Vilar: State park police need protecting, too
Over the past few nights you can sense the change of season in the air, but memories of a busy summer are still fresh.
Recently, Rose Harvey, commissioner of the state's Office of Parks, Recreation & Historic Preservation, announced that New York's vast network of beaches, historic sites and recreation facilities have been flooded with families, sportsmen and history buffs, with 43.7 million visitors by the end of August this year -- up 5.6 percent over 2011.
But there is another troubling story to be told. On any given day, when patrons may flock to Jones Beach, Sunken Meadow or Montauk Point, the State Park Police -- the women and men asked to protect the public, keep order and bring about emergency rescues -- are stretched to their limits. Officers are asked to patrol enormous swaths of territory without benefit of a partner, and prudent patrol-force ratios are not being met.
Since 2007, State Park Police have seen the size of the force diminish from 338 officers to 203, a 37 percent decrease. A typical eight-hour shift in the Long Island region -- the state's largest, with 27 park facilities -- is staffed year-round by just 37 officers and 11 sergeants.
This past season illustrates the inadequacies of this staffing level. On June 20, as the first of a series of heat waves hit Long Island, police officers were in peril and forced to call for emergency backup from local law enforcement while responding to an assault at Robert Moses State Park.
Upon arriving on the scene, the responding State Park Police officer discovered several intoxicated combatants involved in a melee. A stabbing resulted in the officer's exposure to blood from one of the subjects. The officer wasn't physically harmed during the incident, thankfully, but now he must undergo frequent tests to monitor his health. With appropriate staffing levels, this exposure might have been entirely avoided.
On Labor Day, a senior citizen sought the solitude of a morning of fly-fishing at Caleb Smith State Park. He then became the subject of a multiagency search. Miraculously -- after three days -- the 76-year-old man was discovered alive, and he is now recovering from the ordeal. But there are unanswered questions about how the operation was conducted. He was noted missing by park officials on Monday afternoon, but the immediate search was suspended hours after it began, as night fell. Officers were willing to work overtime to continue, using a night search protocol, but their superiors halted the efforts.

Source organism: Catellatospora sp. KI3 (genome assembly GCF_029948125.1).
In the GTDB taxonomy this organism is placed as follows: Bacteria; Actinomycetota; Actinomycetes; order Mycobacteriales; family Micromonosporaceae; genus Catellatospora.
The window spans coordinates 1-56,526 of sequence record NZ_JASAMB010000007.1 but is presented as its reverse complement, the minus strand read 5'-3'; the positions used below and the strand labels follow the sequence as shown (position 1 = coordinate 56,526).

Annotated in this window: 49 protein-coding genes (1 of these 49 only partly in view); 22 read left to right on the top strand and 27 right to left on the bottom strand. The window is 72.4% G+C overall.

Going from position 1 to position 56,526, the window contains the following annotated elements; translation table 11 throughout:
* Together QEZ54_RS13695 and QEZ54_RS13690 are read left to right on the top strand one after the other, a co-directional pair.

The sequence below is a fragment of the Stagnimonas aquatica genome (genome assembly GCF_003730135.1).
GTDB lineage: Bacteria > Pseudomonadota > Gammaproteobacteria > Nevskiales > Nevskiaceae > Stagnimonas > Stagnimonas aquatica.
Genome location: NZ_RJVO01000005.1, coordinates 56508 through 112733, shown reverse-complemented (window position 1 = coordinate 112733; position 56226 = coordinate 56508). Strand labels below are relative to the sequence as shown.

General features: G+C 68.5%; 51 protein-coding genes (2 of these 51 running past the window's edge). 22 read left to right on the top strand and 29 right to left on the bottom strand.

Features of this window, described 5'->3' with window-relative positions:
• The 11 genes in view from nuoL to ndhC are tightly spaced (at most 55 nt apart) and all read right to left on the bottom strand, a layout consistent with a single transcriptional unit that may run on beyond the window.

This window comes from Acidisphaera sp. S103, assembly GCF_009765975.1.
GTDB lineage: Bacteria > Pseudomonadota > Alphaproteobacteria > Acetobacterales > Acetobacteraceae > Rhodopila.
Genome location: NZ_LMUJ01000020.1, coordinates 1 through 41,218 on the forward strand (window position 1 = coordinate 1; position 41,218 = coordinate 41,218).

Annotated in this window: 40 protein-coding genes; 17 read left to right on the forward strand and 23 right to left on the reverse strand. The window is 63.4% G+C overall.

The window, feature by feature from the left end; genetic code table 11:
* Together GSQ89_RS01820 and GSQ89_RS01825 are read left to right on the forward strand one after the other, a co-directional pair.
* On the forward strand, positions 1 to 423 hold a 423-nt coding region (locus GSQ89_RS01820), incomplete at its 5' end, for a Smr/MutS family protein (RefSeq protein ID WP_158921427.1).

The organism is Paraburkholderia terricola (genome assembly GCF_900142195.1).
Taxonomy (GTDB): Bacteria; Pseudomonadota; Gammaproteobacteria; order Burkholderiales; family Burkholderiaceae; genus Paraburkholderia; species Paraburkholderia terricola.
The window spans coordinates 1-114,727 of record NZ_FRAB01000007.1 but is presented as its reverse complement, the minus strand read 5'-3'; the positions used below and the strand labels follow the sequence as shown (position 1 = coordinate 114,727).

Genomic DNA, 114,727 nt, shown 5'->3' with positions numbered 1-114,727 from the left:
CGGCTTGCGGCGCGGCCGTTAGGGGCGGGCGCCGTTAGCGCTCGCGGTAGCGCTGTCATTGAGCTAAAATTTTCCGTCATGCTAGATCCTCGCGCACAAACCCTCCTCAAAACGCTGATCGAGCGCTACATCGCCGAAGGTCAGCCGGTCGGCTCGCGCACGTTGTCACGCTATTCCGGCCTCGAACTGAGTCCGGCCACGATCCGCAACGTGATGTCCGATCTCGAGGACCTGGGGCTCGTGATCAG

The state has recently committed to recruiting a limited number of new officers to the force this fall. But in the coming months, the force will continue to erode -- by as much as an additional 20 percent, by some estimates -- as many veteran officers will be eligible to retire. As a result, and despite the expected supplement of about 40 officers from a new academy class, we project that by the time blankets are spread on the beach next Fourth of July, there will be even fewer officers on duty than there were this year.
Recruiting officers is a long-term solution to systemic problem. But there are more immediate steps the state could take in the face of a smaller force to protect park police. State parks management should fulfill a cost-effective request, made by its police officers, to provide officers with Tasers -- a highly effective, nonlethal tool -- to safely control people whose behavior poses a significant public safety threat.
As the season changes to autumn this weekend, it's worth a pause to ask, during the offseason, what steps are the Cuomo administration taking to protect the State Park Police, and the millions of park patrons who look forward to safely enjoying Long Island's parks again when summer returns?
Manuel M. Vilar, a 28-year veteran of law enforcement, is president of the 1,100 member Police Benevolent Association of New York State, which represents the interests of State Park Police Officers.